Today’s article will try to clear up confusion about how and when you are legally permitted to pass another vehicle operator on the right side of the roadway.

While Oregon law did not specifically authorize passing on the right before 2006, the law was clarified that year to follow the great majority of other states (and the Uniform Vehicle Code) in specifically allowing bicycle riders to pass other vehicles on the right when it can be done safely.

Bicycle riders complained for many years about the pre-2006 Oregon law that appeared to prohibit passing on the right when road users were sharing the same lane. In 2005, the Oregon legislature (thanks to lobbying by the Bicycle Transportation Alliance) voted to change the law so that passing on the right would be allowed “if the overtaking vehicle is a bicycle that may safely make the passage under the existing conditions” (ORS 811.415). The “new” law went into effect in January of 2006.

Here are the main points of the law that didn’t change in 2006:

  • You are permitted to pass on the right when a vehicle is in the same lane and turning left, so long as you (the passer) do not go off of the paved roadway in order to get around them.
  • Passing on the right in a bicycle lane (which is a separate lane from the regular traffic lane) is also allowed; but, as with all maneuvers, it must be done with “due care.”
We rely on financial support from readers like you.

  • A bicycle rider may also leave the bicycle lane to pass “if the person is able to safely move out… for the purpose of passing another bicycle, a vehicle or a pedestrian” and “passage cannot safely be made in the lane” (as per ORS 814.420(3)(a)).
  • While riding your bicycle you are entitled to pass other vehicles (just like drivers do) even when a bicycle lane is not present. (Note that ORS 811.410 prohibits the overtaken vehicle from speeding up until they are completely passed.)

Here’s a closer look at the 2006 law:

Unsafe Passing on the Right.
SECTION 1.
811.415. (1) A person commits the offense of unsafe passing on the right if the person:
(a) Drives a vehicle to overtake and pass upon the right of another vehicle at any time not permitted under this section.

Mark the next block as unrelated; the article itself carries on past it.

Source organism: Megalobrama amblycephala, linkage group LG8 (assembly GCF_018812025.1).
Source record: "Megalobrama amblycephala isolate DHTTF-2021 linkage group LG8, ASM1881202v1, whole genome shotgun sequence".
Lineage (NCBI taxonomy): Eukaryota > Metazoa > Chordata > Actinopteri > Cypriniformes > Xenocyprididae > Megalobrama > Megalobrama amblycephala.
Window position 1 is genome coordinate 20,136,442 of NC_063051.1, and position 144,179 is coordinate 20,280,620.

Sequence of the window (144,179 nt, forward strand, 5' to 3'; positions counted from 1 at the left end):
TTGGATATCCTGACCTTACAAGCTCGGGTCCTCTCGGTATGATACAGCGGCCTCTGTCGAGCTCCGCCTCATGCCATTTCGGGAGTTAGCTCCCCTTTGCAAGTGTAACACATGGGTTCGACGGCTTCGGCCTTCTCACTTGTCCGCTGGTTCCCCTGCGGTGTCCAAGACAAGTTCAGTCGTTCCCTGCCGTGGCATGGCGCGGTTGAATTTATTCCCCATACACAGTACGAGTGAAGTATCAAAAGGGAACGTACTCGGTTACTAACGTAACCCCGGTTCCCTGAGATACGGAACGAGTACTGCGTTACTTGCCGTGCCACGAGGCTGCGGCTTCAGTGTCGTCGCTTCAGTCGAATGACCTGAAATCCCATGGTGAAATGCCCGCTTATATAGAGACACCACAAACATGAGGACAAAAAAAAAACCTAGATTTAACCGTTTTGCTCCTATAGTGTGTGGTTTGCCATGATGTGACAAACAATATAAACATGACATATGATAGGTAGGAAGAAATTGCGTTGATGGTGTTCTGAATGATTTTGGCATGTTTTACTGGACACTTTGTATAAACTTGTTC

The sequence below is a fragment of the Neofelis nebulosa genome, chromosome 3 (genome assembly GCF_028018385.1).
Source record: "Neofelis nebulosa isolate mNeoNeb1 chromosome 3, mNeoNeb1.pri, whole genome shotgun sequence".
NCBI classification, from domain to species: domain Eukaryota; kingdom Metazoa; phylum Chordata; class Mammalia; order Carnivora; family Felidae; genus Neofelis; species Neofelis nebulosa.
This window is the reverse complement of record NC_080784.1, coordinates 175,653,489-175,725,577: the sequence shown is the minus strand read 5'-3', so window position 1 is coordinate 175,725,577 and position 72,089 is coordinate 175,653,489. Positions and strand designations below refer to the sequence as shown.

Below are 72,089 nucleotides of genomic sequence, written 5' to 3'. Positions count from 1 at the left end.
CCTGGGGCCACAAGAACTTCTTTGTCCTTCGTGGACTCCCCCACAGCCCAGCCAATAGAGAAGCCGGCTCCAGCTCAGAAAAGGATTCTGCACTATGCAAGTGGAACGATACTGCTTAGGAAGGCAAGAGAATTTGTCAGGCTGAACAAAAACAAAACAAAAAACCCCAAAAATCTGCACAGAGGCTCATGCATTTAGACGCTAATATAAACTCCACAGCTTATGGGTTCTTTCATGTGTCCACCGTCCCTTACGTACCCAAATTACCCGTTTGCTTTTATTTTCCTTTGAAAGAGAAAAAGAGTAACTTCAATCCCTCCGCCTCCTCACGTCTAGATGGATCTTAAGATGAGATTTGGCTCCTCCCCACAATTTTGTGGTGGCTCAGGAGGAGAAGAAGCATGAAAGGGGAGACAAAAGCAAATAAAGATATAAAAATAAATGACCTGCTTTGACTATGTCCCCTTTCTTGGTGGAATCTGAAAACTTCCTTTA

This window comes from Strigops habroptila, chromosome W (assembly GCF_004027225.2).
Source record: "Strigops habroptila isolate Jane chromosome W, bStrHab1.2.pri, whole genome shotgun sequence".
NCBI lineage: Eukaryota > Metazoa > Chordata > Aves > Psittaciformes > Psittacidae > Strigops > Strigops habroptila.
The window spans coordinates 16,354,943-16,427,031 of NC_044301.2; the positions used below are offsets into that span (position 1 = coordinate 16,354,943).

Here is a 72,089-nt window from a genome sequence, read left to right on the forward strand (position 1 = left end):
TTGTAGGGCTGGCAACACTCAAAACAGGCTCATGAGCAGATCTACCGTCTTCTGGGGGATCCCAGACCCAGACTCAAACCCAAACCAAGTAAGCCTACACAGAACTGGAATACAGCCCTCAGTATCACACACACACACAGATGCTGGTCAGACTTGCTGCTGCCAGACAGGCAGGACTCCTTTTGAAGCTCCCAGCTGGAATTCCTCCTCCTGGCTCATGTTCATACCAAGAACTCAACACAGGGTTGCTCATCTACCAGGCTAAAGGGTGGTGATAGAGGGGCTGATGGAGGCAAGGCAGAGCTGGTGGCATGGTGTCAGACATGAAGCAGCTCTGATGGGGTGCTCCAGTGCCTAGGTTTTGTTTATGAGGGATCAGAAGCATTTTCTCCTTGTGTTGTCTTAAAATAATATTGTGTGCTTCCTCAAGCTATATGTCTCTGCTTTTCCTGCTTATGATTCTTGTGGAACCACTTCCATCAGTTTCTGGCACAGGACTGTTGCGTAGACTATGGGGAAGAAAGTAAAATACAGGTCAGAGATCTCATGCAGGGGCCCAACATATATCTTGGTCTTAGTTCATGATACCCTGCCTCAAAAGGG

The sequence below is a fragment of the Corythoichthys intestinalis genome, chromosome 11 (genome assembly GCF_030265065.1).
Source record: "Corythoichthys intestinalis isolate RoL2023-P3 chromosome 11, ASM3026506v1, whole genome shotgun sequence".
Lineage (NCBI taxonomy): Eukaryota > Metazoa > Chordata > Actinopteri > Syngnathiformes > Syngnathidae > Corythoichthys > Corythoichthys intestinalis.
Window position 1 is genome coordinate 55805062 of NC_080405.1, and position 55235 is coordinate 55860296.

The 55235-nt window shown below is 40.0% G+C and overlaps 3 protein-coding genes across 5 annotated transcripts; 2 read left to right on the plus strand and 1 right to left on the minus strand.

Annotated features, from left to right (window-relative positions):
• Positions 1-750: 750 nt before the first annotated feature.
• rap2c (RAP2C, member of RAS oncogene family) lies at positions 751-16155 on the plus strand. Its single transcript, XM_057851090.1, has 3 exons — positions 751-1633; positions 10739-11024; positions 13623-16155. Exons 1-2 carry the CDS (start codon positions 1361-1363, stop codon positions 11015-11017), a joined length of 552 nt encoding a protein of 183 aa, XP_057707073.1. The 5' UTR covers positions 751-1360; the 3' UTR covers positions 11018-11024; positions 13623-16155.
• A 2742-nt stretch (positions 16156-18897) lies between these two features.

(b) Drives a vehicle to overtake and pass upon the right of another vehicle at any time by driving off the paved portion of the highway.

(2) For purposes of this section, a person may drive a vehicle to overtake and pass upon the right of another vehicle under any of the following circumstances:
(a) Overtaking and passing upon the right is permitted if:
(A) The overtaken vehicle is making or the driver has signaled an intention to make a left turn;
(B) The paved portion of the highway is of sufficient width to allow two or more lanes of vehicles
to proceed lawfully in the same direction as the overtaking vehicle; and
(C) The roadway ahead of the overtaking vehicle is unobstructed for a sufficient distance to permit passage by the overtaking vehicle to be made in safety.
(b) Overtaking and passing upon the right is permitted if the overtaken vehicle is proceeding along a roadway in the left lane of two or more clearly marked lanes allocated exclusively to vehicular traffic moving in the same direction as the overtaking driver.
(c) Overtaking and passing upon the right is permitted if the overtaking vehicle is a bicycle
that may safely make the passage under the existing conditions.

(3) The offense described in this section, unsafe passing on the right, is a Class B traffic violation.

In application, the 2006 law allows safe passing on the right which helps to make the flow of traffic smoother, and keeps bicycle riders from being stuck behind a line of exhaust-spewing motor vehicles.

Oregon law allowing bicycles to pass on the right is not unusual. The nationally recognized Uniform Vehicle Code Section 11-304(b) states that: “The driver of a vehicle may overtake and pass another vehicle upon the right only under conditions permitting such movement in safety.” With the changes in 2006, Oregon merely joined the great majority of other states that allowed the maneuver.

While it is possible to describe ways that passing on the right can be performed in an unsafe manner, the purpose of the law is to allow bicycle riders to move safely with and through traffic. A bicycle’s narrow footprint (relative to a car) allows the rider to fully utilize the standard width traffic lane and improve the roadway’s capacity to move traffic.

Thankfully, the law supports this common sense maneuver — but a law does no good if you don’t understand it and put it into action.

Browse our Get Legal with Ray Thomas story archives to learn more about Oregon bike law.

Disclaimer: This article is part of a paid promotional partnership between BikePortland.org and Swanson, Thomas, Coon & Newton.

The post Get Legal with Ray Thomas: Passing on the right from a rider’s perspective appeared first on BikePortland.org.

Get Legal with Ray Thomas: What you need to know about hit and run

Get Legal with Ray Thomas: What you need to know about hit and run

Gresham-Fairview Trail gap at Burnside

(Photo by J. Maus/BikePortland)

Hit and runs are far too common in Oregon. Unfortunately, so is the feeling of helplessness about what to do about them. In the spirit that knowledge equals power, I’ve put together a primer on the laws surrounding hit and runs and what do to if you are ever involved in one.

Here’s the sad but true fact: If a vehicle operator* can escape a collision scene then the chances are they will get away without having to pay for the damage they caused and they can also avoid things like: arrest on an outstanding warrant; a DUI charge for driving/riding while impaired; a possible police search of the vehicle for drugs or contraband on board; a car with no insurance, or not having a drivers’ license.